Category Archives: Apple Hardware

Thoughts on the new iPad Pro and Apple Pencil

For the record, I’m not buying a new iPad Pro, nor am I buying a new Apple Pencil.  My current iPad Pro is still (as of today) the most recent version, and it is fine for the work that I do.  As I mentioned in my last post, I just bought a new (refurbished) MacBook Pro, and I won’t even think of updating my iPad Pro until this device is paid for.

The new iPad Pro is incredibly fast–it runs at speeds faster than my new MacBook Pro!  It also loses the home button, the lightning port, and gains Face ID.  I have no problems with any of these improvements–and they only align for an amazing upgrade in a year an a half (or sooner) when I buy my next iPad Pro.  It’s hard to know when Apple is going to update hardware, so I can’t really guarantee that Apple will come out with the next iPad Pro in November 2019.  It will be a “wait and see” situation.  All I know is that I will eventually move to a new iPad model at a natural time in my own upgrade cycle that matches Apple’s upgrade cycle.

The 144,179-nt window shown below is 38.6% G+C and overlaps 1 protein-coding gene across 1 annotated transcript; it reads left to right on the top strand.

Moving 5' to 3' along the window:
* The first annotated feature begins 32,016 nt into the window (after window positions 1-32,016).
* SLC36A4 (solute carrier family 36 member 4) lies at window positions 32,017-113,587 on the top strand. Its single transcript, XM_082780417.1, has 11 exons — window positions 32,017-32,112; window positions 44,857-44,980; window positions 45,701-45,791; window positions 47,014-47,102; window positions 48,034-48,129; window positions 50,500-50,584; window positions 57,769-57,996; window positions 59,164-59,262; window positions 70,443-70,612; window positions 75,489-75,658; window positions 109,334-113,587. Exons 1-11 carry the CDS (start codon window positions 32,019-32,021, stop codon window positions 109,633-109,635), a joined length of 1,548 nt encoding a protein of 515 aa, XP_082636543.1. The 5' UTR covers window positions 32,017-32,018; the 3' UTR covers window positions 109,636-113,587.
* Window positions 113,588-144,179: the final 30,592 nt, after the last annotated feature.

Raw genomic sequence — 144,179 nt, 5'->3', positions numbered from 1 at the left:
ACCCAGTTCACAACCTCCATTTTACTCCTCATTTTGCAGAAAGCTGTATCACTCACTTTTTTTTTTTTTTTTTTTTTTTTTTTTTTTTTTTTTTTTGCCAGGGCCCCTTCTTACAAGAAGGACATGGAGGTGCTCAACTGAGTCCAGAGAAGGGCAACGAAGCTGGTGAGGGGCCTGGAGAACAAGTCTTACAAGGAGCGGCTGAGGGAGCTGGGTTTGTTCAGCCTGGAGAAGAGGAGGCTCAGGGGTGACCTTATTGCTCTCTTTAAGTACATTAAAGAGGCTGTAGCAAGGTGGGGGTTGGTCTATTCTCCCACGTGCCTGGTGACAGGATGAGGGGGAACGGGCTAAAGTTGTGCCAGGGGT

The item that surprised me the most was the new Apple Pencil and its incompatibility with the old iPads–including the current 9.7″ iPad.  Our school bought a bunch of the new iPads last summer as our new building houses about 300 additional students (this year).  The old Apple Pencil and the Logitech Crayon work with that iPad (I just ordered two Logitech Crayons for my boys own 9.7″ iPads as a Christmas gift), but the new Apple Pencil will only work with the iPad Pro.